Now what is interesting is that when said in Chichewa, Tomasi’s abbreviated name is atom or should we say Atom like in the same way this author’s name would be amizere or Amizere when addressing her name in Chichewa.

Now an atom is a basic unit of matter that consists of a dense central nucleus surrounded by a cloud of negatively charged electrons. The atomic nucleus contains a mix of positively charged protons and electrically neutral neutrons. The electrons of an atom are bound to the nucleus by the electromagnetic force.

“Likewise, a group of atoms can remain bound to each other by chemical bonds based on the same force, forming a molecule.

“An atom containing an equal number of protons and electrons is electrically neutral, otherwise it is positively or negatively charged and is known as an ion.

“An atom is classified according to the number of protons and neutrons in its nucleus: the number of protons determines the chemical element, and the number of neutrons determines the isotope of the element,” read online sources.

Ironically there are other foreign cultures with similar myths suggesting atoms including in ancient Egypt.

The ancient Egyptians believed that Atum was the first god to exist on earth and that he “rose from the waters of chaos (Nun)” just like ancient Malawians believed that Atom was the first god (mizimu) to exist on earth and that he also rose from the waters of chaos hence his current name of Napolo.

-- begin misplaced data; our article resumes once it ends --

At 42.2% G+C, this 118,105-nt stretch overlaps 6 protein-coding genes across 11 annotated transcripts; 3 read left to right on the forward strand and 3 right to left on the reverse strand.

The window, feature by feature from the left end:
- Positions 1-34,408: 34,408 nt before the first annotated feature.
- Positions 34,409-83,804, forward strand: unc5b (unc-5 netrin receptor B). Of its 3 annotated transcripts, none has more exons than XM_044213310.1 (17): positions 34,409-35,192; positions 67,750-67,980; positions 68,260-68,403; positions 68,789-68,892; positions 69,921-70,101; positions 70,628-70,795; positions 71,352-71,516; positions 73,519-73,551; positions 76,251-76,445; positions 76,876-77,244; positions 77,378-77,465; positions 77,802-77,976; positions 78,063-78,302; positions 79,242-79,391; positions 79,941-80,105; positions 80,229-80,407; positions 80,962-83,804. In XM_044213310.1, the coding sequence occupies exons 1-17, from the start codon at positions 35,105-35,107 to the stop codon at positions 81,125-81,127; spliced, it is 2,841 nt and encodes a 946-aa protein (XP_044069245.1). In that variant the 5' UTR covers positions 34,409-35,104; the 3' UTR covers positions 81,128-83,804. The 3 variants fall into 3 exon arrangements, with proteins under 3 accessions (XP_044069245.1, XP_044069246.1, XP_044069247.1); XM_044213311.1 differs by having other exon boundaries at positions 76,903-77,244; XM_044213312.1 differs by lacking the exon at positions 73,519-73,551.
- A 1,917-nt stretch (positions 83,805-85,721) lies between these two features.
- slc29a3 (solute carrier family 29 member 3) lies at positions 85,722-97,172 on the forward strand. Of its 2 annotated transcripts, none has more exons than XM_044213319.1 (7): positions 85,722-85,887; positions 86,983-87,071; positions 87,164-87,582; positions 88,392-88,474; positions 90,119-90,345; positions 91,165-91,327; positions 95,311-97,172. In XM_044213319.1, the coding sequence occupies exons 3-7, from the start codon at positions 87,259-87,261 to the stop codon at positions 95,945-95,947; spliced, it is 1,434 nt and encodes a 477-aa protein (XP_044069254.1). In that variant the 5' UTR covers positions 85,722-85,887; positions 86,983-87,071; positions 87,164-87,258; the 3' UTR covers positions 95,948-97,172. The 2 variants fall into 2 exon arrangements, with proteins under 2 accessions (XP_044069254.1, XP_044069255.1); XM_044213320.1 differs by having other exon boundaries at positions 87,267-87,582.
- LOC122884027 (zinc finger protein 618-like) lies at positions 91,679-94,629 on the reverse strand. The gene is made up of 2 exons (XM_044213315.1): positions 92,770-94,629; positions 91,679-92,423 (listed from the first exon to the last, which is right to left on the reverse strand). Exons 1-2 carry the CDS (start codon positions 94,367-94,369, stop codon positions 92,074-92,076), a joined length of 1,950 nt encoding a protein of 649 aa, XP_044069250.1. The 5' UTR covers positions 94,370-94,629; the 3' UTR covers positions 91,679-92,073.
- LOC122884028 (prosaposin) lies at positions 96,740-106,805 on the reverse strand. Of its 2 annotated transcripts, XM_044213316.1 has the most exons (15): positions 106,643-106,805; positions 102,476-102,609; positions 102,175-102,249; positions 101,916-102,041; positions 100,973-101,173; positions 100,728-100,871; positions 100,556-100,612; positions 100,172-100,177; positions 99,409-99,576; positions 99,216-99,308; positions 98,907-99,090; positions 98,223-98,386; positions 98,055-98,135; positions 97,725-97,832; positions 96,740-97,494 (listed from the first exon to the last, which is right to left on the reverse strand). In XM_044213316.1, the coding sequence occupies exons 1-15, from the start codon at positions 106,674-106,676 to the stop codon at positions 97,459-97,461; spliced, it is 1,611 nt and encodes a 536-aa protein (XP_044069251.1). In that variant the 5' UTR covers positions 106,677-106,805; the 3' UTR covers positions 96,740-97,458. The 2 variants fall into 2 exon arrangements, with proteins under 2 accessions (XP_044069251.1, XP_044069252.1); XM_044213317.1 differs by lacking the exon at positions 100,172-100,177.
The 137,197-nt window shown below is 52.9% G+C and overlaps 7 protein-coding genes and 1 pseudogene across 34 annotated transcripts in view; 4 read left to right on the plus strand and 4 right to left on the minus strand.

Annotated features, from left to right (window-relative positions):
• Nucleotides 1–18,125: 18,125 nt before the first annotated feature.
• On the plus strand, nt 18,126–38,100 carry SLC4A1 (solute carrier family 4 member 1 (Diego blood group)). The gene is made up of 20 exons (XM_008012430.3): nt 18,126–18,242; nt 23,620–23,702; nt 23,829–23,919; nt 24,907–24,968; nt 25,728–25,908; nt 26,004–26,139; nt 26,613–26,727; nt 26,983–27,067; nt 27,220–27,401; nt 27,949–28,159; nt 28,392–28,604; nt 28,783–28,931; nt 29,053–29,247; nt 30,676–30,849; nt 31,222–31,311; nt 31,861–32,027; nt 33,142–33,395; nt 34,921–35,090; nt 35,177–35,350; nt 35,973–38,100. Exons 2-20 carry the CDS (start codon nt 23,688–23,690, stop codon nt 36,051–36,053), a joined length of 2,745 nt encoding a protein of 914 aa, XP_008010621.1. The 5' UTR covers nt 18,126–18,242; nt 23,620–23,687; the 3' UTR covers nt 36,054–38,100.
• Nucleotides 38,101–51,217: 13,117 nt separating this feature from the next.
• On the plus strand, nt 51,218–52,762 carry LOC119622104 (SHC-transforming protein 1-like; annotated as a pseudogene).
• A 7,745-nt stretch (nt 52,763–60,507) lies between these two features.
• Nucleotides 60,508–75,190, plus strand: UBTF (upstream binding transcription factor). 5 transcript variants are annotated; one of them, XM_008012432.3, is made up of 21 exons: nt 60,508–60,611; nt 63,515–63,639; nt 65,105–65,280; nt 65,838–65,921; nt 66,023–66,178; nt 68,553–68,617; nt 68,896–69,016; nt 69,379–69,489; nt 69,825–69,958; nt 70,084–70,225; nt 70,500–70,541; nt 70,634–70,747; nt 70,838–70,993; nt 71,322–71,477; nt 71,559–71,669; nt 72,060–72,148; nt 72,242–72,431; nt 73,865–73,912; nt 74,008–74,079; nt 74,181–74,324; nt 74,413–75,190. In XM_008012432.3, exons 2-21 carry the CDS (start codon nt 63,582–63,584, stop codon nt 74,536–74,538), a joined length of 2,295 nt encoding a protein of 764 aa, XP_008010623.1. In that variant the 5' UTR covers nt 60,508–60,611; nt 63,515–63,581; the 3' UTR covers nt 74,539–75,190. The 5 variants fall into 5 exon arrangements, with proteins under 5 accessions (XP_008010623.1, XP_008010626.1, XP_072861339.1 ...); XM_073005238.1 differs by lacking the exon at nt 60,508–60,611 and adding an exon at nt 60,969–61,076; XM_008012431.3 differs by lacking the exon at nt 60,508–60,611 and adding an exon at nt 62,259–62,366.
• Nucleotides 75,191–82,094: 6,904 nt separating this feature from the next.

The unofficial Wikipedia online encyclopaedia describes Atum as being the ‘complete one’ and also the finisher of the world, which he returns to watery chaos at the end of the creative cycle.

Now Atum in the Heliopolitan creation myth, Atum was considered to be the “first god, having created himself, sitting on a mound (benben) (or identified with the mound itself), from the primordial waters (Nu).

“In the Book of the Dead, which was still current in the Graeco-Roman period, the sun god Atum is said to have ascended from chaos-waters with the appearance of a snake, the animal renewing itself every morning…”

“Atum was a self-created deity, the first being to emerge from the darkness and endless watery abyss that existed before creation. A product of the energy and matter contained in this chaos, he created his children—the first deities, out of loneliness…and he’s also known as the finisher of the world,” further reads the unofficial and easily edited Wikipedia on

The spirits whom scholars call gods also do things according to plan and it is believed they relocate from the mountain to a lake hence Napolo said to be a serpent spirit known as Mbona working its way to water where it lives for some time and creating landslides.